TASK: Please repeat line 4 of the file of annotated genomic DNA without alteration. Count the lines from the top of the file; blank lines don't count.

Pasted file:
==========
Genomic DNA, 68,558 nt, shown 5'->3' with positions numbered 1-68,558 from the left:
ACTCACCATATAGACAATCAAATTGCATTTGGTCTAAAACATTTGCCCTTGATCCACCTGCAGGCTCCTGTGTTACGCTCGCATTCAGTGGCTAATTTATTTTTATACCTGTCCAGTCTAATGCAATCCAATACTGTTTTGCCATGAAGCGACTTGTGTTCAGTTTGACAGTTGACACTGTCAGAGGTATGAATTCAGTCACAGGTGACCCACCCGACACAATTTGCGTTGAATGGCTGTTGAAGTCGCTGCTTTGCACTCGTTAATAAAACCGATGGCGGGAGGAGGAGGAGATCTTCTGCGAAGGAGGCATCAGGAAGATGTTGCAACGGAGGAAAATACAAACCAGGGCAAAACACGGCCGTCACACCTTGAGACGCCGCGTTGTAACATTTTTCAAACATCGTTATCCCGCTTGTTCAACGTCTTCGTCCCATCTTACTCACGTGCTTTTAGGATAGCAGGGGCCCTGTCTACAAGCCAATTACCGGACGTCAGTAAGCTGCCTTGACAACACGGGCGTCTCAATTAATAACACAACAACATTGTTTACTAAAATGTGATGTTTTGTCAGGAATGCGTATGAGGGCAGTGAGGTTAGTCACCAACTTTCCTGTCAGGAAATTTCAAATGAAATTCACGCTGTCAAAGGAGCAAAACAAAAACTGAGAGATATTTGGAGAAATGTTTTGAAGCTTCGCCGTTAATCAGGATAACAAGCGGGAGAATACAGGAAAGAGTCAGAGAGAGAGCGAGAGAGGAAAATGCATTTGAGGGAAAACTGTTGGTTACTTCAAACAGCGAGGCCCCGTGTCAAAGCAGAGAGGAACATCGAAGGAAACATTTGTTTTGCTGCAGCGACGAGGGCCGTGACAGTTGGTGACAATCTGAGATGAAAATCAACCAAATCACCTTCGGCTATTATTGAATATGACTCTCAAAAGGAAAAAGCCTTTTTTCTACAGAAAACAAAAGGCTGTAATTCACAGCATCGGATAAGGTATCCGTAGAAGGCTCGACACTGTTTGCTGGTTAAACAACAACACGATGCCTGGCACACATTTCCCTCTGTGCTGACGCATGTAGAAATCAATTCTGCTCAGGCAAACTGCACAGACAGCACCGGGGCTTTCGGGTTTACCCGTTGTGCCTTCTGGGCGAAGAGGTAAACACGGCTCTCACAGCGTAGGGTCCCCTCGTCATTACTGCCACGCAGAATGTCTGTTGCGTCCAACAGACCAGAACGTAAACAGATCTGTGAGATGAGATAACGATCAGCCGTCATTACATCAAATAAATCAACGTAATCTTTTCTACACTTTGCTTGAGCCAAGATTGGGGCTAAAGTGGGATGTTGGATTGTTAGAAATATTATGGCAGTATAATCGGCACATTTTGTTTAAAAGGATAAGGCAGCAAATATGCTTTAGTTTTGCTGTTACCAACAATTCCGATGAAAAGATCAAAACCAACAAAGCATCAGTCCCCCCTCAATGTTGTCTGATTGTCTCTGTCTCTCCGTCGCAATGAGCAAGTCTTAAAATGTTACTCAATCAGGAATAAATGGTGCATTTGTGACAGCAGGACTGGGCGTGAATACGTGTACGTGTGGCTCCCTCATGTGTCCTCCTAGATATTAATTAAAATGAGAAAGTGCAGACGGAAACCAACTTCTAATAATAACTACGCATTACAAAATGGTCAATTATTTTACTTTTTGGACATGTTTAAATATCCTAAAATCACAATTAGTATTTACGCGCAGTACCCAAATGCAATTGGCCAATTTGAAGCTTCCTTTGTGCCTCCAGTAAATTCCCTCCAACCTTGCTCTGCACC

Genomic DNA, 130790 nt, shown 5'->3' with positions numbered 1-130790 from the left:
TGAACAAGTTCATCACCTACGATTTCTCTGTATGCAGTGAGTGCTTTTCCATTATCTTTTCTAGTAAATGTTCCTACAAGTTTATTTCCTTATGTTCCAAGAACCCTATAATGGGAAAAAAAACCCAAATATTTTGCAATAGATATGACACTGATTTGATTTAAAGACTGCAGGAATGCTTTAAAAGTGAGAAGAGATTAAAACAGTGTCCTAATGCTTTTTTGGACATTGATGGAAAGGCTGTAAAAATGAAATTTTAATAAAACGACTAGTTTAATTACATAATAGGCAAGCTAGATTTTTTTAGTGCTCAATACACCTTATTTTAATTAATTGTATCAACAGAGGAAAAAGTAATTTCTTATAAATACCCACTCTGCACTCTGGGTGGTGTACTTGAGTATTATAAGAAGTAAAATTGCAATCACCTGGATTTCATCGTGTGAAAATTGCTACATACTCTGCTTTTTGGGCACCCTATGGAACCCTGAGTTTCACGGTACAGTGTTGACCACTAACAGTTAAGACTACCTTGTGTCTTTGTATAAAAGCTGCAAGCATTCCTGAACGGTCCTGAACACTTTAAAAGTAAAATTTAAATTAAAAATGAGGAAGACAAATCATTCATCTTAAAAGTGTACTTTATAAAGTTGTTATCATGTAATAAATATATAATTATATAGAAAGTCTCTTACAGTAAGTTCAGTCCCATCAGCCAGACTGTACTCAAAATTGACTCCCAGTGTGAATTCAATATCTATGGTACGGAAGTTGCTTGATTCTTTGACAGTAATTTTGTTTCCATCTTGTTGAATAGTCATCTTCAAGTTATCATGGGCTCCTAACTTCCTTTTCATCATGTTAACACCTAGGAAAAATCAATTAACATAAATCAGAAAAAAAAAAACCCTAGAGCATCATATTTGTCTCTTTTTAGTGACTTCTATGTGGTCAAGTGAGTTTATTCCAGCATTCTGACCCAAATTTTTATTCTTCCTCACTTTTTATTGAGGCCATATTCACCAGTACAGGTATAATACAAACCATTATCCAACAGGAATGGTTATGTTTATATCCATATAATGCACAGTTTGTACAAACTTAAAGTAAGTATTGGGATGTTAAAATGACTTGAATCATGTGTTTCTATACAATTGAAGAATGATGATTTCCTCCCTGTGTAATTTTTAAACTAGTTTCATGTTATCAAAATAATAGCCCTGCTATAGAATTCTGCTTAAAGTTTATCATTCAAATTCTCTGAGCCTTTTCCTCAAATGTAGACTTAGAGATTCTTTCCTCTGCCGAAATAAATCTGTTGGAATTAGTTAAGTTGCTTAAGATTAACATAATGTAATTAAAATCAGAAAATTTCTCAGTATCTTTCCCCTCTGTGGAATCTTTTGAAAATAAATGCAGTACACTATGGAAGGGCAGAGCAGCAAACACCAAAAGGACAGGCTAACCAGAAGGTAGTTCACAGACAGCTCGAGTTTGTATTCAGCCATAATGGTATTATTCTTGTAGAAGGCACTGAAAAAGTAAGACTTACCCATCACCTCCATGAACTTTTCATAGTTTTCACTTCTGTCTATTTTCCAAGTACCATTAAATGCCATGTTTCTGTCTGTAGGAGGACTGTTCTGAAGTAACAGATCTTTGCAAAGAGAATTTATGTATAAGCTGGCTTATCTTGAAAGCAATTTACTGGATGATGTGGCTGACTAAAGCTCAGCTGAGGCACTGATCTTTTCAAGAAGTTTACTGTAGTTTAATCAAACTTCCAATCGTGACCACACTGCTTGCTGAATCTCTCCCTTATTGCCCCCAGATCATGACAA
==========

TGAACAAGTTCATCACCTACGATTTCTCTGTATGCAGTGAGTGCTTTTCCATTATCTTTTCTAGTAAATGTTCCTACAAGTTTATTTCCTTATGTTCCAAGAACCCTATAATGGGAAAAAAAACCCAAATATTTTGCAATAGATATGACACTGATTTGATTTAAAGACTGCAGGAATGCTTTAAAAGTGAGAAGAGATTAAAACAGTGTCCTAATGCTTTTTTGGACATTGATGGAAAGGCTGTAAAAATGAAATTTTAATAAAACGACTAGTTTAATTACATAATAGGCAAGCTAGATTTTTTTAGTGCTCAATACACCTTATTTTAATTAATTGTATCAACAGAGGAAAAAGTAATTTCTTATAAATACCCACTCTGCACTCTGGGTGGTGTACTTGAGTATTATAAGAAGTAAAATTGCAATCACCTGGATTTCATCGTGTGAAAATTGCTACATACTCTGCTTTTTGGGCACCCTATGGAACCCTGAGTTTCACGGTACAGTGTTGACCACTAACAGTTAAGACTACCTTGTGTCTTTGTATAAAAGCTGCAAGCATTCCTGAACGGTCCTGAACACTTTAAAAGTAAAATTTAAATTAAAAATGAGGAAGACAAATCATTCATCTTAAAAGTGTACTTTATAAAGTTGTTATCATGTAATAAATATATAATTATATAGAAAGTCTCTTACAGTAAGTTCAGTCCCATCAGCCAGACTGTACTCAAAATTGACTCCCAGTGTGAATTCAATATCTATGGTACGGAAGTTGCTTGATTCTTTGACAGTAATTTTGTTTCCATCTTGTTGAATAGTCATCTTCAAGTTATCATGGGCTCCTAACTTCCTTTTCATCATGTTAACACCTAGGAAAAATCAATTAACATAAATCAGAAAAAAAAAAACCCTAGAGCATCATATTTGTCTCTTTTTAGTGACTTCTATGTGGTCAAGTGAGTTTATTCCAGCATTCTGACCCAAATTTTTATTCTTCCTCACTTTTTATTGAGGCCATATTCACCAGTACAGGTATAATACAAACCATTATCCAACAGGAATGGTTATGTTTATATCCATATAATGCACAGTTTGTACAAACTTAAAGTAAGTATTGGGATGTTAAAATGACTTGAATCATGTGTTTCTATACAATTGAAGAATGATGATTTCCTCCCTGTGTAATTTTTAAACTAGTTTCATGTTATCAAAATAATAGCCCTGCTATAGAATTCTGCTTAAAGTTTATCATTCAAATTCTCTGAGCCTTTTCCTCAAATGTAGACTTAGAGATTCTTTCCTCTGCCGAAATAAATCTGTTGGAATTAGTTAAGTTGCTTAAGATTAACATAATGTAATTAAAATCAGAAAATTTCTCAGTATCTTTCCCCTCTGTGGAATCTTTTGAAAATAAATGCAGTACACTATGGAAGGGCAGAGCAGCAAACACCAAAAGGACAGGCTAACCAGAAGGTAGTTCACAGACAGCTCGAGTTTGTATTCAGCCATAATGGTATTATTCTTGTAGAAGGCACTGAAAAAGTAAGACTTACCCATCACCTCCATGAACTTTTCATAGTTTTCACTTCTGTCTATTTTCCAAGTACCATTAAATGCCATGTTTCTGTCTGTAGGAGGACTGTTCTGAAGTAACAGATCTTTGCAAAGAGAATTTATGTATAAGCTGGCTTATCTTGAAAGCAATTTACTGGATGATGTGGCTGACTAAAGCTCAGCTGAGGCACTGATCTTTTCAAGAAGTTTACTGTAGTTTAATCAAACTTCCAATCGTGACCACACTGCTTGCTGAATCTCTCCCTTATTGCCCCCAGATCATGACAA